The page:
To all his esteemed readers and correspondents, Father Pitt sends greetings. Out of his unbounded love for the city that bears his name, Father Pitt dedicates this publication to all lovers of beauty and liberty; and, in particular, to the citizens of Pittsburgh, that they may learn to love as he does the beauty that surrounds them and the liberty they enjoy.
“Father Pitt” or “old Pa Pitt” was the universal personification of Pittsburgh for all editorial cartoonists a century ago. The last cartoonist to draw him regularly was Cy Hungerford, who drew the cartoons for the Post-Gazette for fifty years from 1927 to 1977. Father Pitt was always depicted as a gentleman in eighteenth-century garb. For this site, Father Pitt has chosen the depiction by Canfield of the Sun.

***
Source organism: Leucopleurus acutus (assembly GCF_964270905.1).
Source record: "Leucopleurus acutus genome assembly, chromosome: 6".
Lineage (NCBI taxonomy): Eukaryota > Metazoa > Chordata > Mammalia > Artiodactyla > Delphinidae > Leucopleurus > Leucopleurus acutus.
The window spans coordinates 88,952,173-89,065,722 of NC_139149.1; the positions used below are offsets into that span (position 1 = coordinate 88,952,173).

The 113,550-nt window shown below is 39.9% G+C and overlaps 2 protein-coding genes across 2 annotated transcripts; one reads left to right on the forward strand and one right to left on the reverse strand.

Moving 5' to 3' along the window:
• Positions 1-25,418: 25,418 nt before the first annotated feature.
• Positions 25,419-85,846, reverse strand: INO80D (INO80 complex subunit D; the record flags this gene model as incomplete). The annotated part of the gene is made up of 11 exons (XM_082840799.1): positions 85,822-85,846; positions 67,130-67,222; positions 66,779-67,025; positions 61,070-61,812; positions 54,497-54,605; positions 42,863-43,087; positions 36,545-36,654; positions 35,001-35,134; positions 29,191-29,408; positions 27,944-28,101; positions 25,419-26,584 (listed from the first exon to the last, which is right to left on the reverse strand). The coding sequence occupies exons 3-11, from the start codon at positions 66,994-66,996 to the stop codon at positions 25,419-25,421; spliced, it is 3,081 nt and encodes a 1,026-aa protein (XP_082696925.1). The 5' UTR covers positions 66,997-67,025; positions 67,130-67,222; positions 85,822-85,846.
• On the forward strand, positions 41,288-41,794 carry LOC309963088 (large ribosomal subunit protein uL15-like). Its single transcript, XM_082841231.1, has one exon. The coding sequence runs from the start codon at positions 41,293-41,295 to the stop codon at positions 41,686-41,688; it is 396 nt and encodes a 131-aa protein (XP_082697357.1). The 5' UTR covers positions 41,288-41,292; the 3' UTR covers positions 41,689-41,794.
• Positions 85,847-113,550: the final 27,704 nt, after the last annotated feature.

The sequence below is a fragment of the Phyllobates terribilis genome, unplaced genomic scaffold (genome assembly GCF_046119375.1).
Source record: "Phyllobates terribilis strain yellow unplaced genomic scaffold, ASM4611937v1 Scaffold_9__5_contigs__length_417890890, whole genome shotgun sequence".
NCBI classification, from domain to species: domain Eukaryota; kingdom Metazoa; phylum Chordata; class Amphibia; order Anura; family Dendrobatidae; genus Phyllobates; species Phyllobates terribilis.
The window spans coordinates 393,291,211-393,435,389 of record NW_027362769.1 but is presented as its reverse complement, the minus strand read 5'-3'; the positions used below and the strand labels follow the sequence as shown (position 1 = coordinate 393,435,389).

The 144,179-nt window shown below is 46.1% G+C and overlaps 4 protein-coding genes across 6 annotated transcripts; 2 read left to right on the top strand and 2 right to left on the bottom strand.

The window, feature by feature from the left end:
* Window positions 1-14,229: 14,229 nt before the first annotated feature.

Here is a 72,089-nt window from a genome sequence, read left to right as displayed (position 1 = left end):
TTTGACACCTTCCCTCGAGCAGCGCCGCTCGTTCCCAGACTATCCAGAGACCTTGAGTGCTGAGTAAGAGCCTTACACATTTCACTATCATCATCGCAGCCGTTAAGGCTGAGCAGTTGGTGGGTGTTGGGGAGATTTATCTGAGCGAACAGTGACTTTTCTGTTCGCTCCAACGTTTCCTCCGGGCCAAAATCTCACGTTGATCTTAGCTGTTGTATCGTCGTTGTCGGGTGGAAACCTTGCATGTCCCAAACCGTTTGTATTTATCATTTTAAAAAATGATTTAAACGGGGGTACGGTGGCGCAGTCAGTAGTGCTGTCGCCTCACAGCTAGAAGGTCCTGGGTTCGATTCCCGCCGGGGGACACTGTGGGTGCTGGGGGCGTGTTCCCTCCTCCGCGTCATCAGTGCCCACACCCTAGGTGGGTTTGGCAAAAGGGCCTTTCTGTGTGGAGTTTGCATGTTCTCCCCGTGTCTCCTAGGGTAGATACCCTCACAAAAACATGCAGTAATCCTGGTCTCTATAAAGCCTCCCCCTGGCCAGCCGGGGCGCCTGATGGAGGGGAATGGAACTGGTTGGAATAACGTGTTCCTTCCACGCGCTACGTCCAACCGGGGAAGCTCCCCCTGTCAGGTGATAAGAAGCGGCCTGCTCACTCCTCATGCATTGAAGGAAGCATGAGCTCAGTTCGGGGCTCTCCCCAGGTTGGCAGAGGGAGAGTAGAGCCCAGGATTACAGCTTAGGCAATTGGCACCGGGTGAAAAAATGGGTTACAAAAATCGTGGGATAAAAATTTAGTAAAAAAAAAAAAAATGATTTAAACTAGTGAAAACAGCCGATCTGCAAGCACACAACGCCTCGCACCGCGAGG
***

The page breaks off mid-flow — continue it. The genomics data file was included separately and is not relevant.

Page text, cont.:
Father Pitt has decided to release all his pictures into the public domain with a CC0 public-domain dedication. That means you can use them for any purpose without asking permission, but you can’t hold poor old Pa Pitt responsible for the results. It’s nice to credit “Father Pitt,” but it’s not required. Father Pitt would rather spend his time taking more pictures than trying to enforce copyrights, and he is delighted if the pictures he has already taken are useful.
The tag line “Why should the beautiful die?” comes from a song by Stephen Foster, Pittsburgh’s most famous songwriter: “Ah, May the Red Rose Live Alway.”